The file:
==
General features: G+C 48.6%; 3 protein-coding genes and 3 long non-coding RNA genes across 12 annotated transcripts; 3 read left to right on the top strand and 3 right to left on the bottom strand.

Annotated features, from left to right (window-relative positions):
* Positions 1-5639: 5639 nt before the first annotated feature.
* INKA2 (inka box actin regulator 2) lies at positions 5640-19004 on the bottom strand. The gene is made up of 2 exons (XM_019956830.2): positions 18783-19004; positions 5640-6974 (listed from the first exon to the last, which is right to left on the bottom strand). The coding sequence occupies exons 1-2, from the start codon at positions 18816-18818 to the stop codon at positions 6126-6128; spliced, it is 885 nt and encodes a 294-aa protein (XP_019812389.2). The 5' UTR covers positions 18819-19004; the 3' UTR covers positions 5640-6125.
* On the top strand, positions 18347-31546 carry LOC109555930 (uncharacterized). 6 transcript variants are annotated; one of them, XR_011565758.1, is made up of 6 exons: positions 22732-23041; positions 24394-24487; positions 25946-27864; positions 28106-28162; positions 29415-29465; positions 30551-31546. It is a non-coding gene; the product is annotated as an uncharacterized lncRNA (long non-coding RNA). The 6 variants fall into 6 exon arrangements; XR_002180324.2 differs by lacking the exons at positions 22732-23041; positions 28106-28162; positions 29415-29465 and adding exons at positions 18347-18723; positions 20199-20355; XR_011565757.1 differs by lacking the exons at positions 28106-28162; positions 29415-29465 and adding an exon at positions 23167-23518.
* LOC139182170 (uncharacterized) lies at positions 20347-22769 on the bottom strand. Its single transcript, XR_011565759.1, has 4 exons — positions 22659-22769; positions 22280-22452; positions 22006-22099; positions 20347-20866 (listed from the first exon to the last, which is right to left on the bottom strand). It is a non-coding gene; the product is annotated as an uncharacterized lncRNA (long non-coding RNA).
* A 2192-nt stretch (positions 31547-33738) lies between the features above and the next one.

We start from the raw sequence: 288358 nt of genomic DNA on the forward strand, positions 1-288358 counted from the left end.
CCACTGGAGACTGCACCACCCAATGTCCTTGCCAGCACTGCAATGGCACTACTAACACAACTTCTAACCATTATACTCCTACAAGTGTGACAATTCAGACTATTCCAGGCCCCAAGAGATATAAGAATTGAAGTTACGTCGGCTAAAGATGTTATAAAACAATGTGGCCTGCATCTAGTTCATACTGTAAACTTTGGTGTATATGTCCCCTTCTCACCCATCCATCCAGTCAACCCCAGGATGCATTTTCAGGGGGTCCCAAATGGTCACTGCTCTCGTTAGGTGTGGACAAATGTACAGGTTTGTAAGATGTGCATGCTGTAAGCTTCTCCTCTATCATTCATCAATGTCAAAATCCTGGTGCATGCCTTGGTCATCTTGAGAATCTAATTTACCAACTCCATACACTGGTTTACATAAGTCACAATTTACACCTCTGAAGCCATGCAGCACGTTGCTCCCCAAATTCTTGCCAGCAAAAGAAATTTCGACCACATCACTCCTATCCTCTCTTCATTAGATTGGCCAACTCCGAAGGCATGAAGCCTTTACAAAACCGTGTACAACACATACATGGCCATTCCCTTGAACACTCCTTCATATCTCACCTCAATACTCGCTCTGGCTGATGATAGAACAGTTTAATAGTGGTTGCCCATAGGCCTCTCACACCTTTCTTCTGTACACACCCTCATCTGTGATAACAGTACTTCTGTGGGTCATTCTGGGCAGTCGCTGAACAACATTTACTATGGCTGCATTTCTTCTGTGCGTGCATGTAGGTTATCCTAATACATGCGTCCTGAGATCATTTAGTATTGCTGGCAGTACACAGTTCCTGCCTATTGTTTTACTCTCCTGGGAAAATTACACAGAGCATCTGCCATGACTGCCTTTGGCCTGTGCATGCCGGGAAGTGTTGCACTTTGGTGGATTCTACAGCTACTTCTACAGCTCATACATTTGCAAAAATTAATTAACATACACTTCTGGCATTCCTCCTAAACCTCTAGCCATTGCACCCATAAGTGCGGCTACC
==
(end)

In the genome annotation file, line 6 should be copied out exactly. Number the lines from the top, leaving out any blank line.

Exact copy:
* LOC139182170 (uncharacterized) lies at positions 20347-22769 on the bottom strand. Its single transcript, XR_011565759.1, has 4 exons — positions 22659-22769; positions 22280-22452; positions 22006-22099; positions 20347-20866 (listed from the first exon to the last, which is right to left on the bottom strand). It is a non-coding gene; the product is annotated as an uncharacterized lncRNA (long non-coding RNA).